Rescue workers walk past damaged buildings in the town of Hanwang, in Sichuan province.
Photo Courtesy Associated Foreign Press.
Just 40 minutes before an earthquake measuring 7.9 on the Richter scale struck the
Sichuan province in Central China on May 12, a Texas Tech University professor of
geosciences arrived in Beijing, only 960 miles away.
, professor of petroleum geophysics and seismology, was about to start work for the National Natural Science Foundation of China
to monitor smaller earthquakes near the Three Gorges Reservoir, 250 miles east of
the Sichuan earthquake epicenter.
Now Zhou is leading a team of six graduate students to deploy 60 seismometers near
the Three Gorges Dam
, 350 miles east of the quake's epicenter. The team hopes to record aftershocks that
will help reveal the structure of the Earth’s crust in this area. Though there is
no reported damage to the hydroelectric dam in Three Gorges by the killer earthquake
in Sichuan, Zhou said it is imperative to study the safety of the dam during an earthquake.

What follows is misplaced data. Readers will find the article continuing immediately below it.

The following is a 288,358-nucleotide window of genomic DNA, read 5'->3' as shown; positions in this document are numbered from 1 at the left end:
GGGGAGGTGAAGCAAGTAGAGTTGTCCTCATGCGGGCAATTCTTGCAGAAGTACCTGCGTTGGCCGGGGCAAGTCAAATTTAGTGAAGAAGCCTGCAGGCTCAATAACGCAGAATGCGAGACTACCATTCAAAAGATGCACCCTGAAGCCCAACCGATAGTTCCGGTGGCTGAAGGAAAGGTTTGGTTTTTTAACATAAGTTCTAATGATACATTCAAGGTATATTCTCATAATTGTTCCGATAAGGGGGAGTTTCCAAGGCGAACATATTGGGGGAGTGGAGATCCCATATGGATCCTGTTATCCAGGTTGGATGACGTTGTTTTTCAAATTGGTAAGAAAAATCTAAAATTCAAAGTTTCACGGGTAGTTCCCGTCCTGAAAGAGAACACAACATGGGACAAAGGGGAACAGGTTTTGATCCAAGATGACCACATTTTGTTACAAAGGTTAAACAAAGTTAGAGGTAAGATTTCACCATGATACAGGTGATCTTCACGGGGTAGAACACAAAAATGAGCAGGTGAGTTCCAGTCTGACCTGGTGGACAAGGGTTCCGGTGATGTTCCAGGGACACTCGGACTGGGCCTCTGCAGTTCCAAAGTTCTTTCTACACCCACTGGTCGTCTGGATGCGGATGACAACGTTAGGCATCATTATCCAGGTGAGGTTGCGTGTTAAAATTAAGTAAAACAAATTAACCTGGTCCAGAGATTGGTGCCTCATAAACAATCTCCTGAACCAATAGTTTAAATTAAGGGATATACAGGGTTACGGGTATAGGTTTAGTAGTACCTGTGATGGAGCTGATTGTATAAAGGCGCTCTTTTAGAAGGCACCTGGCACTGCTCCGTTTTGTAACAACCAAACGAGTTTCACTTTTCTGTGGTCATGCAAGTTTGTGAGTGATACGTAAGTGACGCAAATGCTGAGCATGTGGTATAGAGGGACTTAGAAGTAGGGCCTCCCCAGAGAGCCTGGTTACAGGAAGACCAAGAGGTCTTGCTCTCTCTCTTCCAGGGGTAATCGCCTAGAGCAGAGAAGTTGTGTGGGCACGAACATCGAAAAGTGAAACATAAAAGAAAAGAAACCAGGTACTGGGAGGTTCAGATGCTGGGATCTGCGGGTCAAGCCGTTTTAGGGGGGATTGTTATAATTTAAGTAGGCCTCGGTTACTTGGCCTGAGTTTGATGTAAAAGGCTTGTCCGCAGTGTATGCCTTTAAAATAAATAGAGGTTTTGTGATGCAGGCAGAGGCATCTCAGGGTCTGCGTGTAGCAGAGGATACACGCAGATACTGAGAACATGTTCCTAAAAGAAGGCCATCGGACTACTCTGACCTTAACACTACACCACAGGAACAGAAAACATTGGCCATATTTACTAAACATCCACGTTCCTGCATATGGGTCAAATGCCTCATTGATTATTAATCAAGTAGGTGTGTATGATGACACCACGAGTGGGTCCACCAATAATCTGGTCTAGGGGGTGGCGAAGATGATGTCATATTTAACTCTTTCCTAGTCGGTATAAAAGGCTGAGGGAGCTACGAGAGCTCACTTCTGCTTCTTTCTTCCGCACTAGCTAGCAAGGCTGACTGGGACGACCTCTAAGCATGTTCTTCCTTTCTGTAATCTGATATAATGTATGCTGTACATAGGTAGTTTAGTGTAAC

Failure of the dam could result in a disaster of massive proportions , as more than
75 million people live downstream of the dam and the floodplain surrounding the Yangtze
River is used for growing much of the country’s food.
Zhou said the destructive Sichuan earthquake occurred on the Longmenshan fault. The
fault, translated literally as Dragon Gate, has produced many historic earthquakes
greater than magnitude 7. The last one occurred in 1933 and killed more than 9,300.
The earthquake on May 12 was roughly the same magnitude as the 1906 San Francisco
quake that destroyed more than 500 city blocks.
“While the Sichuan earthquake is a major human tragedy, the situation could have
been much worse considering the city of Chengdu, with a population of 4 million,
is just 60 miles away from the epicenter,” said Zhou.
“First, Chengdu is on the footwall side of the northeast-trending Longmenshan fault,
and that side usually has less damage than the hanging wall side. Second, the northeast-trending
fault and northeast rupture direction put most rupture energy away from the city
of Chengdu and its population.
Map of active faults in and surrounding the Sichuan-Yunnan faulted-block of southwestern
China. Click to Enlarge.
“However, the region near and to the northeast side of the fault will suffer a lot,
though that region has a smaller population density than Chengdu.”
Another large earthquake occurred in 1973 on the nearby Xianshuihe fault to the southwest,
“In 1986 I spent two months in the field studying that fault with several colleagues.
The main driving force of all these earthquakes is the collision of the Indian and
Eurasian plates that pushes the mountains against the Sichuan basin.”